- Document placental location, for example, anterior, posterior, fundal.
- Ask about any previous caesarean section and document placental location in relation to the scar.
- Image in transverse and longitudinal planes.
- Measure distance of the lower placental margin/marginal sinus from the internal os. Consider a TV scan if the lower margin cannot be well visualised in relation to the internal os.
- A full bladder can simulate low-lying placenta; if in doubt, get the woman to empty her bladder.
- Less than 20 mm is considered low lying. Third-trimester follow-up is recommended.
- Assess placental cord insertion and location.
- In case of velamentous cord insertion, placenta previa or succenturiate lobe, careful assessment of the internal os is required with colour Doppler, with a low threshold for TV imaging, to exclude vasa previa.
- Placenta previa / low-lying placenta (see below)
- Velamentous cord insertion
- Marginal cord insertion
- Succenturiate lobe
- Vasa previa (see below)
- Suspected placenta accreta (see below)
- Placental mass, for example, chorioangioma.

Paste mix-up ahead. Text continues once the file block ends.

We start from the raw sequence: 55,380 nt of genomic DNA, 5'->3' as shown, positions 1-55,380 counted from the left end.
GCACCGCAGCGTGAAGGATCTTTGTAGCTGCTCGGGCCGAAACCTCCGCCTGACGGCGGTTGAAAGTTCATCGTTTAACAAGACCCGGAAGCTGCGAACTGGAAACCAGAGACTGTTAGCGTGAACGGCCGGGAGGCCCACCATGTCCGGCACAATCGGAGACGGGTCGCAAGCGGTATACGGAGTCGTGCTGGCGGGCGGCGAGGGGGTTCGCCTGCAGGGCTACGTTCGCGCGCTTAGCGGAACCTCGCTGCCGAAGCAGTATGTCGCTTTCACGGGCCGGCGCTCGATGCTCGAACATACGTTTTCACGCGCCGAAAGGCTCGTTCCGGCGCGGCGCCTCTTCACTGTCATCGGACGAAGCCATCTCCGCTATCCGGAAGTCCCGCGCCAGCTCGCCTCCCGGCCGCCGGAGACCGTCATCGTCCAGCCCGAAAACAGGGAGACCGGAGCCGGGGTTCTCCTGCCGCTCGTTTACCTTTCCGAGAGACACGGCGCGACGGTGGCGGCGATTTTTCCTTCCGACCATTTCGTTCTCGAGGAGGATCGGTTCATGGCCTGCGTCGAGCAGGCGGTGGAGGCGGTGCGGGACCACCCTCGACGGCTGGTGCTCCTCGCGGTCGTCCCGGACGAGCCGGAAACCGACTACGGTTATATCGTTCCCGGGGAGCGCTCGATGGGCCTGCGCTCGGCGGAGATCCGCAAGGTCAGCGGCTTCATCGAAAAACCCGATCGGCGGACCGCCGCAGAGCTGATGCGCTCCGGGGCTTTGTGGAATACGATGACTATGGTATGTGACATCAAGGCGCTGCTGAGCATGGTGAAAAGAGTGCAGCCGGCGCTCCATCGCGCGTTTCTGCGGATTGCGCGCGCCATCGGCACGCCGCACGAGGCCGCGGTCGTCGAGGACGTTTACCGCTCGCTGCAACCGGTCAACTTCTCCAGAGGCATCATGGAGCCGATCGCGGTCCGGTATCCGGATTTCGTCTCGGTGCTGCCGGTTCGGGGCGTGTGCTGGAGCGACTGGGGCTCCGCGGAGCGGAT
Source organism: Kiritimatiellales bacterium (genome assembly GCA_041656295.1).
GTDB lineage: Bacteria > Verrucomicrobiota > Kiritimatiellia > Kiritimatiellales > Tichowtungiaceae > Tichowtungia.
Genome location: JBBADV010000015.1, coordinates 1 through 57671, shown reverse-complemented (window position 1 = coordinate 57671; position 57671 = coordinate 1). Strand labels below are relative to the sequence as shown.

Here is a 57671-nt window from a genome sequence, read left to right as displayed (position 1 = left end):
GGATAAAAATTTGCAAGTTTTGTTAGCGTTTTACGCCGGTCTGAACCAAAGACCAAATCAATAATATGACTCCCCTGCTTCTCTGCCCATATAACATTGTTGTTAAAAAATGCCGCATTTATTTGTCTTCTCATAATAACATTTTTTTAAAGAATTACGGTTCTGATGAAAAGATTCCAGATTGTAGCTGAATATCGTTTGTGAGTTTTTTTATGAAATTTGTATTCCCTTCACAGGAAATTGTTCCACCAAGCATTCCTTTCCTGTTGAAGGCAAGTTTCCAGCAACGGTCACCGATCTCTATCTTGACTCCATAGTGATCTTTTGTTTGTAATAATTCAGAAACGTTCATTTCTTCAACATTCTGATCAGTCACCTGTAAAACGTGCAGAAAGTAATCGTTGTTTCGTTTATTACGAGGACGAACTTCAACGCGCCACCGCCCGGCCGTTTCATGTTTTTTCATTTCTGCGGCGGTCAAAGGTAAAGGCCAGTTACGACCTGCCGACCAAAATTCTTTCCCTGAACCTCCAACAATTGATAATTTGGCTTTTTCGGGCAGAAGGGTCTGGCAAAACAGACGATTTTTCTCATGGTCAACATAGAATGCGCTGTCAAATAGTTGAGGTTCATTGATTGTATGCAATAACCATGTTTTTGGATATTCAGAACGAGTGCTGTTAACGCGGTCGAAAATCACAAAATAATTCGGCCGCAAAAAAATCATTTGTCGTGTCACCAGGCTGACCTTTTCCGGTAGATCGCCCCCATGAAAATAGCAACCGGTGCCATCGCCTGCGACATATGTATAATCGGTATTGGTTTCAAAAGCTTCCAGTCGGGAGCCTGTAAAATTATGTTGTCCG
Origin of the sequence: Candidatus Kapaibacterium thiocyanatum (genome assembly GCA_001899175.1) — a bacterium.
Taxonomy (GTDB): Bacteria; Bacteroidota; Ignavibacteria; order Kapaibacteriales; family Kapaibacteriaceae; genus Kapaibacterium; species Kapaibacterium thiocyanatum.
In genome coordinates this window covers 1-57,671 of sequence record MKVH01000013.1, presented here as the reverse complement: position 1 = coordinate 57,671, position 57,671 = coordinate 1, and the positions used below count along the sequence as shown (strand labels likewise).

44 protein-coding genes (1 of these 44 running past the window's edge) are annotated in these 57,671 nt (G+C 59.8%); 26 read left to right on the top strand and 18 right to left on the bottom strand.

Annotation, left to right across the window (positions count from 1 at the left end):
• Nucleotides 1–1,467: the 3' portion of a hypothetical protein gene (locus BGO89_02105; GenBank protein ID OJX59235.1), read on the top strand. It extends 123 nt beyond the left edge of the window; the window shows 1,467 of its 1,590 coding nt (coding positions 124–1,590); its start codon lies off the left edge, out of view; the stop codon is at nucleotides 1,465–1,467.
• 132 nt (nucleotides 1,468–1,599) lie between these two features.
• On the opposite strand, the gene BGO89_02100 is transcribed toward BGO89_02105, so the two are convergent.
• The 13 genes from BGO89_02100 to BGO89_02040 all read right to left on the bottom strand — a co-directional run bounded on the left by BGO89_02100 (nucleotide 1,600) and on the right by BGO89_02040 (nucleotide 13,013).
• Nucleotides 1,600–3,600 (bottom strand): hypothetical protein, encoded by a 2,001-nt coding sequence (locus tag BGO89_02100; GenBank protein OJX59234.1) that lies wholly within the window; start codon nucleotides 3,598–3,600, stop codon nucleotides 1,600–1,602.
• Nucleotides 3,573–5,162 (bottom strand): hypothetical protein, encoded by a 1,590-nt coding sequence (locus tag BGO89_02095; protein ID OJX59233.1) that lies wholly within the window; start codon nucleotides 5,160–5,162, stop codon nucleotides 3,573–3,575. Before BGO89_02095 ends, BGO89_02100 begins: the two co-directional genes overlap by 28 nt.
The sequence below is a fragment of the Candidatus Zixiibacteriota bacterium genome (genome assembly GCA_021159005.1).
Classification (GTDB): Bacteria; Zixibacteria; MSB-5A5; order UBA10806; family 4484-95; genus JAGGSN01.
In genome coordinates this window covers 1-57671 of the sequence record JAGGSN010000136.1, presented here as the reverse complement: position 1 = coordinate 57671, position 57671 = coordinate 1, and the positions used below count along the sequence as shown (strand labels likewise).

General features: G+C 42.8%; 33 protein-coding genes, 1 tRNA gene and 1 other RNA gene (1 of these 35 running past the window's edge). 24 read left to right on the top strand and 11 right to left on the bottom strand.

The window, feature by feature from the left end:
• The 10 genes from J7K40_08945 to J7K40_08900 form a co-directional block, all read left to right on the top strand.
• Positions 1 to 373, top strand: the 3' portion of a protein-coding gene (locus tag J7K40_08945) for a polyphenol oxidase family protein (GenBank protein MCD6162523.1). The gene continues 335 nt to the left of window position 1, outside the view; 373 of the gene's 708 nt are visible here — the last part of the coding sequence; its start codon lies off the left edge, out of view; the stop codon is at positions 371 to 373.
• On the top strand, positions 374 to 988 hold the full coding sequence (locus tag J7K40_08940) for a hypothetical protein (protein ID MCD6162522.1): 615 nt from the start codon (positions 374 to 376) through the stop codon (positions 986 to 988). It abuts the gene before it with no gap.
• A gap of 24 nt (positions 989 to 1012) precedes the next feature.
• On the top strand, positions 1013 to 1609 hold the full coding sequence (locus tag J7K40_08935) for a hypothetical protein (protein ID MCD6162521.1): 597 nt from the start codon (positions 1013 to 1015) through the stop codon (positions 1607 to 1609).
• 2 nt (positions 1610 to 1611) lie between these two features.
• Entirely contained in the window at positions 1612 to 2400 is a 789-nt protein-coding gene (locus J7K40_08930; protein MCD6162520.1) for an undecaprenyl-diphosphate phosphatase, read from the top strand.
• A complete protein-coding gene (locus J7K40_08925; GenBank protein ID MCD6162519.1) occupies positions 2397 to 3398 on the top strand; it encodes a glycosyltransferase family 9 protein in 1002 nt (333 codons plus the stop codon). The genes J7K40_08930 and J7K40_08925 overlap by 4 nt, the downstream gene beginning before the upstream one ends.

The placenta is inserted wholly or partially into the lower segment of the uterus. Terms used to describe types of placenta previa include:
- complete placenta previa – the placenta completely covers the internal cervical os
- partial placenta previa – the placenta is partly over the cervix
- marginal previa – the placenta is near the edge of the cervix
- low-lying placenta – the placenta/marginal sinus is 20 mm or less from the internal cervical os.
Vasa previa occurs when exposed fetal vessels within the amniotic membranes cover, or are within 20 mm of, the internal cervical os.
This is a clinically significant condition as the vessels are from the fetoplacental circulation, and rupture will lead to rapid fetal exsanguination and death.
There are two types of vasa previa.
- Type I occurs with velamentous insertion of the umbilical cord into the placenta.
- Type II occurs with velamentous fetal vessels connecting the placenta to a succenturiate placental lobe.
For more detail, see The Royal Australian and New Zealand College of Obstetricians and Gynaecologists (RANZCOG) statement Vasa Praevia (PDF, 9.1 MB) (RANZCOG 2016).
Reporting guide and recommendations